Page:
Updated: May 11, 2013
All right guys, you sort of know how this task goes. I have already shown you that in my Beta version review, as well as in the followup guide, which focused on the release of the official version of the Steam software for Linux. However, things are ever so slightly different this time around, and I would like to give you the most accurate, up-to-date instructions to how you can enjoy your games on Linux. While this tutorial is mostly applicable for Ubuntu and family, it should serve you well on other distributions, too.
Step by step
This is how we do it, do it. Launch the Ubuntu Software Center. Search for Steam. Do not try to use the command line, because you will not see the Steam package there. The reason is, in order to install the client software, you must be signed in with your Ubuntu One account. It will label the Steam platform as a purchase, but it's free, so worry not about any payments.
The installation is now a two-step process. Once you complete the first part in the Ubuntu Software Center, you are not done. You will have to launch the client, and it will ask you to install additional software, namely missing 32-bit libraries, if you are using a 64-bit version of the Ubuntu family operating system.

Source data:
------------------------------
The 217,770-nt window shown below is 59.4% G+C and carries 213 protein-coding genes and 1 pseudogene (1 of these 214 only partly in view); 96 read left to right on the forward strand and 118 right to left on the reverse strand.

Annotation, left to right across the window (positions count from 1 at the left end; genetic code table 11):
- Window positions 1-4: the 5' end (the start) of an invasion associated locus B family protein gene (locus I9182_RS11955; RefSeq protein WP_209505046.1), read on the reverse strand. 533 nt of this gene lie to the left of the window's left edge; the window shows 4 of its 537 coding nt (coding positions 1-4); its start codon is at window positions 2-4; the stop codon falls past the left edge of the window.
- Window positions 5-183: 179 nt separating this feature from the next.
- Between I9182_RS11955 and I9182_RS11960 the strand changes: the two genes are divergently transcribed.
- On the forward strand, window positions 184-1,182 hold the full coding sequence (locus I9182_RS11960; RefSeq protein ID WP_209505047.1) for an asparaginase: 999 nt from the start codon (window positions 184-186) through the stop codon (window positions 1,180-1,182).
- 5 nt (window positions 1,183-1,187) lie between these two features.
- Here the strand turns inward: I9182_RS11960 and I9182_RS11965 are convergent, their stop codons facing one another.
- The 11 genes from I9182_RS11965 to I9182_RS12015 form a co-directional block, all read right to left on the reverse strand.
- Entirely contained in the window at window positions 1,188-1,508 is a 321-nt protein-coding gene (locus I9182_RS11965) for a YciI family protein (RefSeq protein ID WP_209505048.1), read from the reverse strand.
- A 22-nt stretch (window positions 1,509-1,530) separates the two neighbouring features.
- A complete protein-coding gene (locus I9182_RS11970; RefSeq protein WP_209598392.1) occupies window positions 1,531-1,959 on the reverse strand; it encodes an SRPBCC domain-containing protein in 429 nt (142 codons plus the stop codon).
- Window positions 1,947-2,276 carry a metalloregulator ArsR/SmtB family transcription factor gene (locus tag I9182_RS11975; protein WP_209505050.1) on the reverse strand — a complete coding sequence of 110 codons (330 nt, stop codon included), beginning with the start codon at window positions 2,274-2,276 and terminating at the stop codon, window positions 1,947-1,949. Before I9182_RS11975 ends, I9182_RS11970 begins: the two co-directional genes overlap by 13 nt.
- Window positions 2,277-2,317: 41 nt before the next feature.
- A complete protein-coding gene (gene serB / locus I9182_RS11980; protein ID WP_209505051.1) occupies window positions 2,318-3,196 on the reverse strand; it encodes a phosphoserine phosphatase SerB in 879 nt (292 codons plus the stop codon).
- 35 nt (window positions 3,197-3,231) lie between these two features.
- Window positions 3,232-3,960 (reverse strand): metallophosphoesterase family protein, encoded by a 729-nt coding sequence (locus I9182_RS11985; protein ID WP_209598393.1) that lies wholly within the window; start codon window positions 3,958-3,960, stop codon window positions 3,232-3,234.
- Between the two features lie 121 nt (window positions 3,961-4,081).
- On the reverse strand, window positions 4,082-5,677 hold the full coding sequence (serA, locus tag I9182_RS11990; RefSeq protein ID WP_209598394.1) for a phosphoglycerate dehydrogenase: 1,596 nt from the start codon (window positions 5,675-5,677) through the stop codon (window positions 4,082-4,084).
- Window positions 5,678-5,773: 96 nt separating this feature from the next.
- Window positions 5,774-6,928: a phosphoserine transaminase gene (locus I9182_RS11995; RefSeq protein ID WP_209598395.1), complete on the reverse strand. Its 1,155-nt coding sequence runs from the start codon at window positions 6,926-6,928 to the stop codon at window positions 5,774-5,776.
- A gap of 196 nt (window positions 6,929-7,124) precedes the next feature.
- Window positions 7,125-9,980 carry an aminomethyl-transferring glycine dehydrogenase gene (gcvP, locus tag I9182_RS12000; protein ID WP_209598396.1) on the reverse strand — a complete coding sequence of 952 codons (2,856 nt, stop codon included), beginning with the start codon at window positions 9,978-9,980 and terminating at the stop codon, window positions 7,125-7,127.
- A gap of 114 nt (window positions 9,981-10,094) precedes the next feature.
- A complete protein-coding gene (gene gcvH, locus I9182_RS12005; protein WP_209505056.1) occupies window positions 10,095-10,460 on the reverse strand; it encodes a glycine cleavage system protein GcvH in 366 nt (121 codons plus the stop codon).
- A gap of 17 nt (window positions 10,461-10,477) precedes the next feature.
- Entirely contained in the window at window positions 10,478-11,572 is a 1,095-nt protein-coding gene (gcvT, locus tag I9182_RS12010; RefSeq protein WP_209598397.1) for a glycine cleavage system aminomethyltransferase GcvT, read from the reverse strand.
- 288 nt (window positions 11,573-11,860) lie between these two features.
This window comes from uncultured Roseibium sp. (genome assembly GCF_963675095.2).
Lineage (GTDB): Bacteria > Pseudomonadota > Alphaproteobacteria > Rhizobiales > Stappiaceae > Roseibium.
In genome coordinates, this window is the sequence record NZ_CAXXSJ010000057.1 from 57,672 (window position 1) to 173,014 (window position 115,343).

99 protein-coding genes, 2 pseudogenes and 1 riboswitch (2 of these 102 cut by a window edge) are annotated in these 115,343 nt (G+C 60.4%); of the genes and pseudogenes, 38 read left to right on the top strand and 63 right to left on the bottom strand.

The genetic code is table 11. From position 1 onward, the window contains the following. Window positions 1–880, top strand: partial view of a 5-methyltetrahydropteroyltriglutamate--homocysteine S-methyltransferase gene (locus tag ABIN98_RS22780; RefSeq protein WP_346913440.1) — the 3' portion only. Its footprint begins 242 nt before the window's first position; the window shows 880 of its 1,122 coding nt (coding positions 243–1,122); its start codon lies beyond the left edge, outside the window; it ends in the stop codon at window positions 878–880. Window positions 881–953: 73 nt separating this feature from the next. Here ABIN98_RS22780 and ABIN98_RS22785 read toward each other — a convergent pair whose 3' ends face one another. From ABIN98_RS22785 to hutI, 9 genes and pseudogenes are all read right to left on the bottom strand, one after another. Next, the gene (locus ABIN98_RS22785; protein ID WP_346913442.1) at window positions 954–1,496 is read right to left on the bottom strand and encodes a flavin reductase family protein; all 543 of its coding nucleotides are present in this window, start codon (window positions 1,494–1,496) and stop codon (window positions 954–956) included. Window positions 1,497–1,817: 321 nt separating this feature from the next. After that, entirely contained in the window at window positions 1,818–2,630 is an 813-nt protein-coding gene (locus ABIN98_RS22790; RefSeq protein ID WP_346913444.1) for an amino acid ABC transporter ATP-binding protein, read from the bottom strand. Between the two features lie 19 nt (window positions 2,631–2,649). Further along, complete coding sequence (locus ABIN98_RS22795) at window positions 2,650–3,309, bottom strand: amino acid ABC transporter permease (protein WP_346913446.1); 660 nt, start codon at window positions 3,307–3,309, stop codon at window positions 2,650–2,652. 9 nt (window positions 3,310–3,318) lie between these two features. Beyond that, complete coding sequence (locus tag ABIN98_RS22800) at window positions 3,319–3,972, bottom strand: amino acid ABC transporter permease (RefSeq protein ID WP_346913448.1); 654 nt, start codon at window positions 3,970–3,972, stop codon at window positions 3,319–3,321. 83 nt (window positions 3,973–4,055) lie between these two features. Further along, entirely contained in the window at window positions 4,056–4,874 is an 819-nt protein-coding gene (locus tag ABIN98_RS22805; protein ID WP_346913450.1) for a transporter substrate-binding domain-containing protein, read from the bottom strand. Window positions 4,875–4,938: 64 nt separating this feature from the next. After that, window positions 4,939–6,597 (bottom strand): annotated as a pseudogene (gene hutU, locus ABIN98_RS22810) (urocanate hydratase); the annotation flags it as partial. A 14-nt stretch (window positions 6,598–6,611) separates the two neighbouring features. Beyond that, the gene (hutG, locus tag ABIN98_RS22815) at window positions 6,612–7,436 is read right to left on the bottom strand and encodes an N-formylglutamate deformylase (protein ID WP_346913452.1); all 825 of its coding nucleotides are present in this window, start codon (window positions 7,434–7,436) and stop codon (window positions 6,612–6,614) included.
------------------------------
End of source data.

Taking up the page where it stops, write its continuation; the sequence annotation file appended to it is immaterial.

After the packages are installed, Steam will launch. It may self-update, too. Then, you're on familiar turf, with the login, authentication code and all the associated fun. But you will be doing just fine, there. Of course, having proper 3D drivers in place is a must too, but that's a different story altogether.
If you're on a 64-bit machine, it will still most likely be missing. Luckily, I have given you two rather long and exhaustive guides explaining how you can obtain the 32-bit version of the Flash Player, so you can enjoy game videos, too.
And we bring this tutorial to a sweet end. Most of you will probably figure out how to cope with the Steam client on your own, without my assistance. But while it's fairly simple, it's not trivial. You have the two-step install, plus self updates, plus the niggle and doubt related to the Flash player, all of which could disturb a new user making their first steps with Linux gaming. We do not want that. We want their experience to be pleasant.
I hope you liked this. Anyhow, if you need other tips or ideas, I'm listening.